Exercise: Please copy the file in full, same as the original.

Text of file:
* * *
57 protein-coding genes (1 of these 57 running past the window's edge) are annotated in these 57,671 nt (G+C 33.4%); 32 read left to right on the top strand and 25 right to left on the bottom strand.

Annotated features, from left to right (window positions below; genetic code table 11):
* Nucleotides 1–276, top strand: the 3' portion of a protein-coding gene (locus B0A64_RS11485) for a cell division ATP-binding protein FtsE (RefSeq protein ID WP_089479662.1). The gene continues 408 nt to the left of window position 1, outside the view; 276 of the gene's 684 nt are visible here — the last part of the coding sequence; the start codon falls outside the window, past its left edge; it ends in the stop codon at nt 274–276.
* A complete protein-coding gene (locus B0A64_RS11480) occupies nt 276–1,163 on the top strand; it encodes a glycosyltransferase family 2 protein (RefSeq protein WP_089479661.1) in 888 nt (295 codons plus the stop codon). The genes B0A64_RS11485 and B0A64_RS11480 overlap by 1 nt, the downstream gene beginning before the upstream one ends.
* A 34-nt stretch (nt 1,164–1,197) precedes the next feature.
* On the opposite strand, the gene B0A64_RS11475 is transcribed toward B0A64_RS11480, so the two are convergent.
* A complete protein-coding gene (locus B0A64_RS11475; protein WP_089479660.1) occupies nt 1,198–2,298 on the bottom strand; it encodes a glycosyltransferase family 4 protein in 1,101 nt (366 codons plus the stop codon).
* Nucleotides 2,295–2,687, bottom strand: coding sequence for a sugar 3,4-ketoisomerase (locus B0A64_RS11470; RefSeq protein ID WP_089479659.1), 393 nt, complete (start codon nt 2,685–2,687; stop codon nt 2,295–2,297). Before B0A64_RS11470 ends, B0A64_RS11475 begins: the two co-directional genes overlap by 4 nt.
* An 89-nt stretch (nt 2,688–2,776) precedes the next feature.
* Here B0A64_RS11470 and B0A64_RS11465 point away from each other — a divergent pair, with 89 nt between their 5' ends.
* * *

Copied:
57 protein-coding genes (1 of these 57 running past the window's edge) are annotated in these 57,671 nt (G+C 33.4%); 32 read left to right on the top strand and 25 right to left on the bottom strand.

Annotated features, from left to right (window positions below; genetic code table 11):
* Nucleotides 1–276, top strand: the 3' portion of a protein-coding gene (locus B0A64_RS11485) for a cell division ATP-binding protein FtsE (RefSeq protein ID WP_089479662.1). The gene continues 408 nt to the left of window position 1, outside the view; 276 of the gene's 684 nt are visible here — the last part of the coding sequence; the start codon falls outside the window, past its left edge; it ends in the stop codon at nt 274–276.
* A complete protein-coding gene (locus B0A64_RS11480) occupies nt 276–1,163 on the top strand; it encodes a glycosyltransferase family 2 protein (RefSeq protein WP_089479661.1) in 888 nt (295 codons plus the stop codon). The genes B0A64_RS11485 and B0A64_RS11480 overlap by 1 nt, the downstream gene beginning before the upstream one ends.
* A 34-nt stretch (nt 1,164–1,197) precedes the next feature.
* On the opposite strand, the gene B0A64_RS11475 is transcribed toward B0A64_RS11480, so the two are convergent.
* A complete protein-coding gene (locus B0A64_RS11475; protein WP_089479660.1) occupies nt 1,198–2,298 on the bottom strand; it encodes a glycosyltransferase family 4 protein in 1,101 nt (366 codons plus the stop codon).
* Nucleotides 2,295–2,687, bottom strand: coding sequence for a sugar 3,4-ketoisomerase (locus B0A64_RS11470; RefSeq protein ID WP_089479659.1), 393 nt, complete (start codon nt 2,685–2,687; stop codon nt 2,295–2,297). Before B0A64_RS11470 ends, B0A64_RS11475 begins: the two co-directional genes overlap by 4 nt.
* An 89-nt stretch (nt 2,688–2,776) precedes the next feature.
* Here B0A64_RS11470 and B0A64_RS11465 point away from each other — a divergent pair, with 89 nt between their 5' ends.